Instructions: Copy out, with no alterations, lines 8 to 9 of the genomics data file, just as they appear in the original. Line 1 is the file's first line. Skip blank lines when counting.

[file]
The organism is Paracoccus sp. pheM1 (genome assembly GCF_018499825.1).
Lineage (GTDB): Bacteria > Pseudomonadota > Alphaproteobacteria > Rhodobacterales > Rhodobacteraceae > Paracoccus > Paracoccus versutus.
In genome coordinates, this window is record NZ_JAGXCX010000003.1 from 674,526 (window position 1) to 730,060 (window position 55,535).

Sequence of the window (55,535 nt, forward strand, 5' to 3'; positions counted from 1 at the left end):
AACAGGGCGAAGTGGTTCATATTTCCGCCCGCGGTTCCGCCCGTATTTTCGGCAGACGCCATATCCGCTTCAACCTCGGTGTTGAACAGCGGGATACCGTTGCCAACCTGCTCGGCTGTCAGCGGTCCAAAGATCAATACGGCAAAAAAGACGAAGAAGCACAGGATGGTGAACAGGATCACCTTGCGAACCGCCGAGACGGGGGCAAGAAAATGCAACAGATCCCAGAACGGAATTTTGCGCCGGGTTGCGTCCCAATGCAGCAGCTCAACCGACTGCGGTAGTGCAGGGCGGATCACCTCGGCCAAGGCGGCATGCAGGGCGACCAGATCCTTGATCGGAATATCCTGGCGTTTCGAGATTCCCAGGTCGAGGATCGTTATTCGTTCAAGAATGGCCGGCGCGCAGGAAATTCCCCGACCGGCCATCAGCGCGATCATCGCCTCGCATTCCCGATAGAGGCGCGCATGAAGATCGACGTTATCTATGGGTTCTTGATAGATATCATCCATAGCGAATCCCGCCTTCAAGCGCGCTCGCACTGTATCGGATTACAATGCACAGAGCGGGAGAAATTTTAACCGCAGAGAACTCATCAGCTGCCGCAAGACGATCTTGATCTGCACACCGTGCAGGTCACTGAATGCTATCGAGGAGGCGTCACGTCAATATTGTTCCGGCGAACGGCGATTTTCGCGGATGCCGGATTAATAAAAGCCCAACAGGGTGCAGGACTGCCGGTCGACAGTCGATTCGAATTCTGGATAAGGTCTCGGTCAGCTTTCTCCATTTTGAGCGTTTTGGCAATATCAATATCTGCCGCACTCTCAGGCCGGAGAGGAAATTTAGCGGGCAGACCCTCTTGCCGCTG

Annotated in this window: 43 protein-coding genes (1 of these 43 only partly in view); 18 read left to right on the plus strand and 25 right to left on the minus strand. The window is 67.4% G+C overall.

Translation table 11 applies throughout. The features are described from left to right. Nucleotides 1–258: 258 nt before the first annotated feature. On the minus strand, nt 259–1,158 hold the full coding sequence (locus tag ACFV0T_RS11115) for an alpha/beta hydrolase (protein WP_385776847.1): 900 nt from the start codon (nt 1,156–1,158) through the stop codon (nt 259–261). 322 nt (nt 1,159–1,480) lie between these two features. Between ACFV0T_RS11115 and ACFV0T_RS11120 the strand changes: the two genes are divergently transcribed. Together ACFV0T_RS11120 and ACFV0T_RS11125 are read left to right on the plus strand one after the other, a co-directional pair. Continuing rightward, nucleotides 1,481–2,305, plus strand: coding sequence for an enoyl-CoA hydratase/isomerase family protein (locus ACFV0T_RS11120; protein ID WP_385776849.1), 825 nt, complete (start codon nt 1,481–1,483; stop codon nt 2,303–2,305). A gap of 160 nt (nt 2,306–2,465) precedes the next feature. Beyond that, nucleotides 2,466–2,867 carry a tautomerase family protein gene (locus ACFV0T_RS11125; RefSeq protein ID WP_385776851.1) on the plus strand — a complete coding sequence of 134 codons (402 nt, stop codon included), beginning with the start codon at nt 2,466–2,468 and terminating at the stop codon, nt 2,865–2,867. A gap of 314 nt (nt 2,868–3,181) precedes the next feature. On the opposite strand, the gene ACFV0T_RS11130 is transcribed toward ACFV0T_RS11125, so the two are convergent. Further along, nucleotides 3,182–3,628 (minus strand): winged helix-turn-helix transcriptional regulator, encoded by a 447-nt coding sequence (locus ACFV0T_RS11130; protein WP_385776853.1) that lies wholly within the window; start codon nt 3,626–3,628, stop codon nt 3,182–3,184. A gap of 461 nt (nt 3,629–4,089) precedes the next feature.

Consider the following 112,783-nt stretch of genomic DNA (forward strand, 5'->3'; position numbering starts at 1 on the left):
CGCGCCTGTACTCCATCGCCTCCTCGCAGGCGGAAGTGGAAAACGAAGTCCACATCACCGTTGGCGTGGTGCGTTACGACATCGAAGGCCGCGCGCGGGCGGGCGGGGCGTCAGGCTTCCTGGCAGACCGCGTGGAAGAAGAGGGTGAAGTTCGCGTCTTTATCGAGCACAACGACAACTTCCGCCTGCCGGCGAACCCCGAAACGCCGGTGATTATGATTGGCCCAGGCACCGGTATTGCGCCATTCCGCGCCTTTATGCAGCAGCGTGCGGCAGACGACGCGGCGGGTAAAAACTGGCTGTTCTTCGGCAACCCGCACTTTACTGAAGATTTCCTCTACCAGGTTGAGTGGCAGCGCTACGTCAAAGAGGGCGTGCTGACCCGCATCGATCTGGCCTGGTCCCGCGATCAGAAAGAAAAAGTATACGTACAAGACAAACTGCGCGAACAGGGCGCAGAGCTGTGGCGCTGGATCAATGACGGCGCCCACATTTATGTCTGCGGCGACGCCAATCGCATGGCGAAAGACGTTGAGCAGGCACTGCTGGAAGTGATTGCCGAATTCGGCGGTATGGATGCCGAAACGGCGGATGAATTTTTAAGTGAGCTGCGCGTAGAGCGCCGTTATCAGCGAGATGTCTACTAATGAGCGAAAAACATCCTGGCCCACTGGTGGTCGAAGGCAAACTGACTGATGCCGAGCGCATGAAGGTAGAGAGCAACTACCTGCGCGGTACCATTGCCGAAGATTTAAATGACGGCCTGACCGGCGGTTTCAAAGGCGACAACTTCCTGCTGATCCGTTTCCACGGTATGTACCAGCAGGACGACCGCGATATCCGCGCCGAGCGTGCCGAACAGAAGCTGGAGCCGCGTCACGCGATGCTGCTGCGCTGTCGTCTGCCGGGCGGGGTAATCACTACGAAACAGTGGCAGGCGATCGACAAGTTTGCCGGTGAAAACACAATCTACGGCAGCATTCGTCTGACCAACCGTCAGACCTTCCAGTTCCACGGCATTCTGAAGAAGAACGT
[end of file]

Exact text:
Consider the following 112,783-nt stretch of genomic DNA (forward strand, 5'->3'; position numbering starts at 1 on the left):
CGCGCCTGTACTCCATCGCCTCCTCGCAGGCGGAAGTGGAAAACGAAGTCCACATCACCGTTGGCGTGGTGCGTTACGACATCGAAGGCCGCGCGCGGGCGGGCGGGGCGTCAGGCTTCCTGGCAGACCGCGTGGAAGAAGAGGGTGAAGTTCGCGTCTTTATCGAGCACAACGACAACTTCCGCCTGCCGGCGAACCCCGAAACGCCGGTGATTATGATTGGCCCAGGCACCGGTATTGCGCCATTCCGCGCCTTTATGCAGCAGCGTGCGGCAGACGACGCGGCGGGTAAAAACTGGCTGTTCTTCGGCAACCCGCACTTTACTGAAGATTTCCTCTACCAGGTTGAGTGGCAGCGCTACGTCAAAGAGGGCGTGCTGACCCGCATCGATCTGGCCTGGTCCCGCGATCAGAAAGAAAAAGTATACGTACAAGACAAACTGCGCGAACAGGGCGCAGAGCTGTGGCGCTGGATCAATGACGGCGCCCACATTTATGTCTGCGGCGACGCCAATCGCATGGCGAAAGACGTTGAGCAGGCACTGCTGGAAGTGATTGCCGAATTCGGCGGTATGGATGCCGAAACGGCGGATGAATTTTTAAGTGAGCTGCGCGTAGAGCGCCGTTATCAGCGAGATGTCTACTAATGAGCGAAAAACATCCTGGCCCACTGGTGGTCGAAGGCAAACTGACTGATGCCGAGCGCATGAAGGTAGAGAGCAACTACCTGCGCGGTACCATTGCCGAAGATTTAAATGACGGCCTGACCGGCGGTTTCAAAGGCGACAACTTCCTGCTGATCCGTTTCCACGGTATGTACCAGCAGGACGACCGCGATATCCGCGCCGAGCGTGCCGAACAGAAGCTGGAGCCGCGTCACGCGATGCTGCTGCGCTGTCGTCTGCCGGGCGGGGTAATCACTACGAAACAGTGGCAGGCGATCGACAAGTTTGCCGGTGAAAACACAATCTACGGCAGCATTCGTCTGACCAACCGTCAGACCTTCCAGTTCCACGGCATTCTGAAGAAGAACGT